IMG_1150 - Copy - Copy

So, by 1806 it was clear that he had clashed with other merchant burgesses in Edinburgh in the past since he begins the newspaper advertisement above with a cheeky side swipe at them as follows:

Mr Simeon cannot again address the Public and omit thanking those kind Gentlemen who instigated the Dean of Guild to enter a prosecution against him, in hopes he would quit Edinburgh: but Business answering his most sanguine expectation, he intends entering business immediately, and continue his yearly visits to this City.”

The documents included in the bundle relating to this Dean of Guild Court case give us some insight into how things proceeded.  In January 1806 he was again prosecuted in the Dean of Guild Court and fined 10 guineas, a considerable sum of money for the time.  On the 3rd of February he complained that the fine was too high and asked that he be granted a ‘licence’ – at a reasonable cost – to trade for a limited period each year and went on to argue that being an ‘alien’ (i.e. a foreign national) he would never have been permitted to become a burgess and thus never attempted to do so.

The reply by the Procurator Fiscal on 4th February rejected his claims and contended that Mr Simeon was merely stalling for time to sell his wares and then fly by night as he had done before. He cited Simeon’s ‘pasquinade’ against Edinburgh’s burgesses (satirical advert in the Press) as proof of his contempt for the law and asked that the Frenchman be imprisoned until such time as his full fine be paid.  The judgement was against the accused; he was ordered to produce his licence from the ‘Aliens Office’ within 10 days and in the meantime lodge 100 guineas as a ‘caution’ or security.

We can tell from the Dean of Guild Court documents that by late March, having produced the relevant papers, he was in Glasgow and from there appealed the fine levied by the Edinburgh authorities and continued to plead for a licence to trade.  Again, his request was refused, he was ordered to pay another guinea and denied the freedom for any further appeal.

This is the end of this particular story as far as the Dean of Guild Court papers elucidate it but it clearly shows that the remit of this ancient institution was then much broader than its modern counterpart is today.

Through nothing more than curiosity I carried out a quick internet search on our French adventurer and was rewarded with an addendum to his story.  The search revealed this document ( within the People’s Palace Collections in Glasgow.  It shows that a ‘Monsieur St. Ange Simeon’ (surely our man) was by 1820, at least, temporarily or perhaps permanently settled in Glasgow and giving French lessons to some of its citizenry.  Perhaps the Dean of Guild in Edinburgh had by then finally put paid to his mercantile career but – being a lad o’ pairts’ – he had simply moved on to earn a crust (or a croissant) in another way!


Film Appreciation – Community Matters

Clapper board for Film Appreciation ClubGOOD NEWS! At least for me and for some regular members of the public who frequent the Film Appreciation Club at the John Gray Centre (FAC@JGC)! We are delighted to announce that the Club will continue film screenings and  discussions for another six times this year. What’s exciting is that our film themes will promote events and services at the John Gray Centre itself.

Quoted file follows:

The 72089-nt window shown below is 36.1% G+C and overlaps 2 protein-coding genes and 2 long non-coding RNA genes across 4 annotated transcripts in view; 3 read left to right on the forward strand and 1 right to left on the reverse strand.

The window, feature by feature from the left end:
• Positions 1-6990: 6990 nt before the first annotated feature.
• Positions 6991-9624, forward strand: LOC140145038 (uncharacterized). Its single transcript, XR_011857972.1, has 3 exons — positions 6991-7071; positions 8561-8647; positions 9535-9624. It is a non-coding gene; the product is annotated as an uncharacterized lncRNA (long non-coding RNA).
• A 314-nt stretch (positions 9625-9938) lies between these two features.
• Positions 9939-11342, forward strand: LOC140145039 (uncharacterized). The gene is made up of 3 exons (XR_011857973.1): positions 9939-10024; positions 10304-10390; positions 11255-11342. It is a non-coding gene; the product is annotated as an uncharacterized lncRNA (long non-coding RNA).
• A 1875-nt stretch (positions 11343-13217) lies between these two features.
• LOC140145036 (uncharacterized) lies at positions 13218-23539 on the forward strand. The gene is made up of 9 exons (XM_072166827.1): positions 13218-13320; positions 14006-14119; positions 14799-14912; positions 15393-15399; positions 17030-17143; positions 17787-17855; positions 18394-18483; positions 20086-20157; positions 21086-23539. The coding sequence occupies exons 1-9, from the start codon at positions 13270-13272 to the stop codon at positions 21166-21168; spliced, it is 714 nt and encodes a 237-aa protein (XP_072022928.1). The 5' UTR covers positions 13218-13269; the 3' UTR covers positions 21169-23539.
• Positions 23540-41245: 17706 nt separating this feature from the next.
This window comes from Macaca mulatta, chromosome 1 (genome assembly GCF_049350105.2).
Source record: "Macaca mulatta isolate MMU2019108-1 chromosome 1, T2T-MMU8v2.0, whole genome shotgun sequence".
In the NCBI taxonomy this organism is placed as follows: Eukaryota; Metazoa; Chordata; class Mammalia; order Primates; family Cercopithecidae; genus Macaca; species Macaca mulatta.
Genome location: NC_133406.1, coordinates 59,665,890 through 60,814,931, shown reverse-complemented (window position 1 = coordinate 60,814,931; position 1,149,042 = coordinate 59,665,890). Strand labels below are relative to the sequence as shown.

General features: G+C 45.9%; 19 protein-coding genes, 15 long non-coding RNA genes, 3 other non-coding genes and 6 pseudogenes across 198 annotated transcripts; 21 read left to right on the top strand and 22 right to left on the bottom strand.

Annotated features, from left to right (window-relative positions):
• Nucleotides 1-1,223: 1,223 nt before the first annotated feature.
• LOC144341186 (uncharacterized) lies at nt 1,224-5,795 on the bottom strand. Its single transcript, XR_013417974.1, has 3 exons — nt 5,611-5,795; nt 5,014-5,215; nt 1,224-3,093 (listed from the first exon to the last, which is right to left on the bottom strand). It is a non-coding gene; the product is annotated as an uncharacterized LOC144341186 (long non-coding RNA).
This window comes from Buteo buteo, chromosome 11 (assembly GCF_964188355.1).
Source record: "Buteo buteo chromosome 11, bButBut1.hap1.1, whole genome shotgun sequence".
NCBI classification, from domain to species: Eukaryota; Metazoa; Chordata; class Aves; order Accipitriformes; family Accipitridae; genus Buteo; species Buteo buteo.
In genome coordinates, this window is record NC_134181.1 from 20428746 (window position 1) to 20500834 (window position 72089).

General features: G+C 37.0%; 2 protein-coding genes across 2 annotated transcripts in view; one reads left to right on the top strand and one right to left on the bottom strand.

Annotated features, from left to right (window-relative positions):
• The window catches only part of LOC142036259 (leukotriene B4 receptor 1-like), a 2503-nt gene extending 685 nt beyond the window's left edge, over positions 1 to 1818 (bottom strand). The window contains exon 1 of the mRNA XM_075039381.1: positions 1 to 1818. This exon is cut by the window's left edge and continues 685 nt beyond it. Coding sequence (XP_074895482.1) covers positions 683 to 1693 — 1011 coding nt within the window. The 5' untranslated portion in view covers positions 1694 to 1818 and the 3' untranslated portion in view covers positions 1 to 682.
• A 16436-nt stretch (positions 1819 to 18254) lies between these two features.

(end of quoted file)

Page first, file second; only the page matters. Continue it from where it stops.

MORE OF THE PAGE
Our first screening will be on Thursday, 3rd March in the Star Room. We are not permitted to announce the forthcoming film titles on our website and social media because of licensing and copyright restrictions. The titles of the films are, however, available in the promotional posters and the FAC@JGC 2016 brochure. These can be obtained at the John Gray Centre itself, in East Lothian Council libraries and museums across the county and several other public venues. Information can also be found on the events page of our website and on Facebook.


Longniddry village hall

Longniddry village hall

The first theme this year is “community”. Our chosen film is set in both early 1920s and 1930s Ireland and tells the story of a political activist who revives a village hall in order to provide members of his local community a place for various social activities. His actions do not meet with the approval of the conservative proponents of the Catholic Church and this leads to problematic encounters and confrontations between the main character and authority figures. The film is made by a highly acclaimed director noted for his illustrations of social realism and it offers discussion on the politics, culture and the clichés of Ireland past and present.

Innerwick Hall

Innerwick Hall


On the whole, the film provides audiences with a sense of history and connection with the wider community. It highlights the function of village halls and other venues for preserving and promoting local heritage and for sharing experiences. This aspect of the film links nicely to the Archives & Local History team’s community outreach plans to present heritage talks at selected village halls across the county. An article on this exciting venture will appear in the Spring edition of the East Lothian Living magazine. Information on these talks will also be posted on the John Gray Centre website.